Roberto Kolter

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Roberto Kolter
Born Guatemala
Known for biofilms
Website http://gasp.med.harvard.edu/
Scientific career
Fields

Microbiology

Molecular Genetics
Institutions Harvard Medical School

Roberto Kolter is past president of the American Society for Microbiology,[1] an author, and professor of microbiology at Harvard Medical School.[2] Kolter has been at Harvard Medical School since 1983 and has been Co-director of Harvard's university-wide Microbial Sciences Initiative since 2003.[3] In 2016, Kolter became co-blogger (with Moselio Schaechter) of the popular microbiology blog, Small Things Considered.[4] He is a fellow of the American Association for the Advancement of Science and of the American Academy of Microbiology.[5]

Early life and education[edit]

Kolter was born and raised in Guatemala and received his bachelor's degree from Carnegie Mellon University. He then obtained his Ph.D. from the University of California, San Diego and completed post-doctoral training at Stanford University.

Research[edit]

During the 35-year term of the Kolter Laboratory at Harvard Medical School, more than 120 graduate student and postdoc trainees have explored an eclectic mix of topics gravitating around the study of microbes.[6] In the 1990s, Kolter's research group was among the first to study the genetics of bacteria adhered to surfaces, living within communities called biofilms,[7] and to consider biofilms as developmental and multicellular forms of microbes.[8][9][10] The lab has discovered basic communication pathways underpinning biofilm development [11] and characterized materials within the extracellular matrix of biofilms using model bacterial species like Pseudomonas aeruginosa[12][13] and Bacillus subtilis.[14][15][16][17] Kolter's lab also published early studies of cellular differentiation and division of labor in the context of multicellular microbial communities.[18][19][20] In addition to biofilm biology, his group has done extensive work on basic bacterial physiology, intra and interspecies communication, microbial evolution, microbiome ecology,[21][22] and bioactive compound discovery.[23]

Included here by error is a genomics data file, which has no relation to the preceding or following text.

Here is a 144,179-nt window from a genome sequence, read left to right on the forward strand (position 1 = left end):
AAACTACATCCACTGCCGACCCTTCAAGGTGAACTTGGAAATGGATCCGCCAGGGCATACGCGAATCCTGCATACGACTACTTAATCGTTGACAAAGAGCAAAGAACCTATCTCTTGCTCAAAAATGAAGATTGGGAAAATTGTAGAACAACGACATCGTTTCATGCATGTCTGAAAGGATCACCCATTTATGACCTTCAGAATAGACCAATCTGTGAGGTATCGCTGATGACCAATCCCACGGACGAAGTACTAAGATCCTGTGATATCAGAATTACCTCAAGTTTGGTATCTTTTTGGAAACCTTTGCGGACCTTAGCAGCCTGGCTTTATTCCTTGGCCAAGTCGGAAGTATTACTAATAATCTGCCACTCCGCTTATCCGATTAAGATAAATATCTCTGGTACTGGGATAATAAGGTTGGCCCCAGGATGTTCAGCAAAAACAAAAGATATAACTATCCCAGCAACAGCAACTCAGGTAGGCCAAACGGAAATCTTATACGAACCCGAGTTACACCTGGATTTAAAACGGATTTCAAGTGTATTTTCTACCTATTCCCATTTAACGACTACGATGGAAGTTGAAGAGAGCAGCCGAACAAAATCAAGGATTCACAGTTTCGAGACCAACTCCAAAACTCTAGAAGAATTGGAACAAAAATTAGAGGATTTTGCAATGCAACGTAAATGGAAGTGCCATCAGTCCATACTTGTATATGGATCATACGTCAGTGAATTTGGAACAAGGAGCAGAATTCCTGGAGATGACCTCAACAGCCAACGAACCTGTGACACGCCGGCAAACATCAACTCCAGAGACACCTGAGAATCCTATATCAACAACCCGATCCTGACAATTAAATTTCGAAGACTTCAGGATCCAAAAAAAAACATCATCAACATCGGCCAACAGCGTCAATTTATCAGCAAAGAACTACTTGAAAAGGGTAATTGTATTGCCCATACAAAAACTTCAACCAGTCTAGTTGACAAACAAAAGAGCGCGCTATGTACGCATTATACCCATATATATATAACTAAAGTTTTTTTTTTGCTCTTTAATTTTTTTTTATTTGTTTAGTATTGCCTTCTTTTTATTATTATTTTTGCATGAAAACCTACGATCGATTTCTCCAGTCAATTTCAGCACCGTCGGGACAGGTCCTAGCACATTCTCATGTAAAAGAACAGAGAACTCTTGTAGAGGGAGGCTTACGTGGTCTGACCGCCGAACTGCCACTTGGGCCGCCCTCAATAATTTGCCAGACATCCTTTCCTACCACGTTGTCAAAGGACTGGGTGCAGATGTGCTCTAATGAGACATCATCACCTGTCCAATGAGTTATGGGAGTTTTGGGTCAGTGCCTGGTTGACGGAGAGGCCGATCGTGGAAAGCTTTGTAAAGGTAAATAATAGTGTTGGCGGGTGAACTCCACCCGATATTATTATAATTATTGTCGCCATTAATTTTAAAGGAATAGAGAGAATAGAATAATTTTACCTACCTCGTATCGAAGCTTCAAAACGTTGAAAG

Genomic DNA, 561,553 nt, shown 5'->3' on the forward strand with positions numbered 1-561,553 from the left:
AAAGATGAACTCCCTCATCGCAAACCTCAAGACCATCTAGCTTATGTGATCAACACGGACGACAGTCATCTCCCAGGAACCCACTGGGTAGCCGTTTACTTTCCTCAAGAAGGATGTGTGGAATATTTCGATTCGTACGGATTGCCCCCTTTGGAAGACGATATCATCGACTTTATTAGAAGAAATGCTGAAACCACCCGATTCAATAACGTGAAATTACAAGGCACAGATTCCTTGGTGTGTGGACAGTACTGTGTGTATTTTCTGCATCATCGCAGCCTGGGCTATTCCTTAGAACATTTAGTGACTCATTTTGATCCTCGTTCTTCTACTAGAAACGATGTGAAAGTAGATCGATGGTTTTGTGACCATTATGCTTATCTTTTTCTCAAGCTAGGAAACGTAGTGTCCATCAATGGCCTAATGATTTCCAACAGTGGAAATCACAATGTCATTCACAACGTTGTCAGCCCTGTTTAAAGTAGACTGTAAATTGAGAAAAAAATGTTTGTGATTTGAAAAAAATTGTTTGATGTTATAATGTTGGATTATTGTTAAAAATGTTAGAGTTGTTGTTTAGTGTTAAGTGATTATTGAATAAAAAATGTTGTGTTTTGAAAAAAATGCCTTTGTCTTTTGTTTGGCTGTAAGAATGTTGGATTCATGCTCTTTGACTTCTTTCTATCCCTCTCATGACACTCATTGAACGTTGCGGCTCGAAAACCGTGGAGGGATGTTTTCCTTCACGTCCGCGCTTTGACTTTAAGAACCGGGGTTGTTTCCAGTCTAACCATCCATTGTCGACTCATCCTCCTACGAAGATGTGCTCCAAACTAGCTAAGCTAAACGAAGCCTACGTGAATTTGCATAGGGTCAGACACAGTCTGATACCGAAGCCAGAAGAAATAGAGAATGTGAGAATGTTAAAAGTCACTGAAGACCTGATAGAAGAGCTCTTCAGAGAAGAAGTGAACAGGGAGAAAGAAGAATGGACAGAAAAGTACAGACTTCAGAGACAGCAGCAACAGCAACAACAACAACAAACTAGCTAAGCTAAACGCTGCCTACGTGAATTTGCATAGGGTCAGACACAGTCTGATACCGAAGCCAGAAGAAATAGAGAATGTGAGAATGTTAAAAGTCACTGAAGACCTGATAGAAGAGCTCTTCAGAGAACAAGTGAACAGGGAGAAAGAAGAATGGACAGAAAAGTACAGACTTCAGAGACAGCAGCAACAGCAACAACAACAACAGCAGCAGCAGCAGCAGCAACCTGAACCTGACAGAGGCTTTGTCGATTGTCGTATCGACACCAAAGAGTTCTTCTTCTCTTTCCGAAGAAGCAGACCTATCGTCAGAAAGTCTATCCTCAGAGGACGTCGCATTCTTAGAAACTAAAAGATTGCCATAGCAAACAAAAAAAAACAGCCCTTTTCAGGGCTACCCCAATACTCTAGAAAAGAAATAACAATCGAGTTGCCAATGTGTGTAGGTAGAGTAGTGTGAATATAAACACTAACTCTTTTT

Kolter has co-authored over 240 research and other scholarly articles which have been cited over 42,000 times in total.[24] Some of his major scientific contributions are listed below.

Regulation of DNA replication[edit]

As a graduate student, Kolter's research provided early evidence for what was then called the "replicon hypothesis," proposed by Jacob, Brenner and Cuzin in 1962.[25] His work defined an origin of DNA replication that led to the development of many suicide cloning vectors still in use today.

Peptide antibiotic biosynthesis[edit]

As a faculty member at Harvard Medical school in the 1980s, Kolter's research group made use of Escherichia coli as a model organism for understanding the molecular genetics of antibiotic biosynthesis. During the course of this work the group was among the first to characterize ABC transporters, today known to be one of the most important membrane protein systems that move molecules across the cell membrane.

Physiology and evolution during stationary phase[edit]

In the late 1980s, Kolter's research group became interested in bacteria living in the stationary phase of the growth cycle, a state more like the natural conditions that bacteria experience in environments outside of the laboratory. The group discovered regulatory systems exclusive to cells in this non-growing state and found that mutants with greater fitness in stationary phase evolved and rapidly took over the cultures. This was one of the first examples of evolution occurring in the laboratory, or the now popular field of experimental evolution.

Bacterial biofilms[edit]

In the 1990s, Kolter's group became interested in the genetic pathways of surface-associated communities of bacteria called biofilms. Before then, biofilms had been discovered and were studied in the context of biofouling and in engineering solutions to prevent biofouling,[26][27][28][29] but the genetics of biofilm formation was unexplored and most microbiologists did not view biofilm formation as a physiological process of bacterial cells.[30][31] Due to work in the Kolter Lab and many other labs, microbial biofilms have since become a major field of microbiology, recognized for their importance as a predominant lifestyle of microbes in nature, of particular relevance in medicine, since many pathogenic bacteria rely on the biofilm state during infection.[32][33]

Microbial intraspecies interactions, cell differentiation & division of labor[edit]